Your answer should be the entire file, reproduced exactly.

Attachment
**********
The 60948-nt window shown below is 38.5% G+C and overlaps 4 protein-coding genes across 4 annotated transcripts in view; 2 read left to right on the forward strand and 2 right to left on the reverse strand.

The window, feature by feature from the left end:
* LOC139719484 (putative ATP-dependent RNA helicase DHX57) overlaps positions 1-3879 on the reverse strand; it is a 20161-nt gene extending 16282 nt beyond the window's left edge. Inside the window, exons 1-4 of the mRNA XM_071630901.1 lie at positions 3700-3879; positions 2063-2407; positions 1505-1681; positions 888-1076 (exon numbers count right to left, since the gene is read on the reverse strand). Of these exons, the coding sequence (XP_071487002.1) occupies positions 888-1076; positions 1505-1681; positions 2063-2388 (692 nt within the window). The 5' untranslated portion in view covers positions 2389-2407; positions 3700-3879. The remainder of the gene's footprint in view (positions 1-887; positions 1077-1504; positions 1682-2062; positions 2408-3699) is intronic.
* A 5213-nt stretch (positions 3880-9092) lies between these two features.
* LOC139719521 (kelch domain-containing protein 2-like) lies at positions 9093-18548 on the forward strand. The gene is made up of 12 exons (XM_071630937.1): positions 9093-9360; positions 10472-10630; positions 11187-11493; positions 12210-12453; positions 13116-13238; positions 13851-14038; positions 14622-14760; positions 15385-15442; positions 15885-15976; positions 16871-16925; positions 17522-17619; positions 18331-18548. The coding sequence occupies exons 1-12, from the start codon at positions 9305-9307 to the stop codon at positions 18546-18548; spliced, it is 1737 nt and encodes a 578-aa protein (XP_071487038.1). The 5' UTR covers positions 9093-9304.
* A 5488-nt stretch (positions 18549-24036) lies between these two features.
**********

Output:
The 60948-nt window shown below is 38.5% G+C and overlaps 4 protein-coding genes across 4 annotated transcripts in view; 2 read left to right on the forward strand and 2 right to left on the reverse strand.

The window, feature by feature from the left end:
* LOC139719484 (putative ATP-dependent RNA helicase DHX57) overlaps positions 1-3879 on the reverse strand; it is a 20161-nt gene extending 16282 nt beyond the window's left edge. Inside the window, exons 1-4 of the mRNA XM_071630901.1 lie at positions 3700-3879; positions 2063-2407; positions 1505-1681; positions 888-1076 (exon numbers count right to left, since the gene is read on the reverse strand). Of these exons, the coding sequence (XP_071487002.1) occupies positions 888-1076; positions 1505-1681; positions 2063-2388 (692 nt within the window). The 5' untranslated portion in view covers positions 2389-2407; positions 3700-3879. The remainder of the gene's footprint in view (positions 1-887; positions 1077-1504; positions 1682-2062; positions 2408-3699) is intronic.
* A 5213-nt stretch (positions 3880-9092) lies between these two features.
* LOC139719521 (kelch domain-containing protein 2-like) lies at positions 9093-18548 on the forward strand. The gene is made up of 12 exons (XM_071630937.1): positions 9093-9360; positions 10472-10630; positions 11187-11493; positions 12210-12453; positions 13116-13238; positions 13851-14038; positions 14622-14760; positions 15385-15442; positions 15885-15976; positions 16871-16925; positions 17522-17619; positions 18331-18548. The coding sequence occupies exons 1-12, from the start codon at positions 9305-9307 to the stop codon at positions 18546-18548; spliced, it is 1737 nt and encodes a 578-aa protein (XP_071487038.1). The 5' UTR covers positions 9093-9304.
* A 5488-nt stretch (positions 18549-24036) lies between these two features.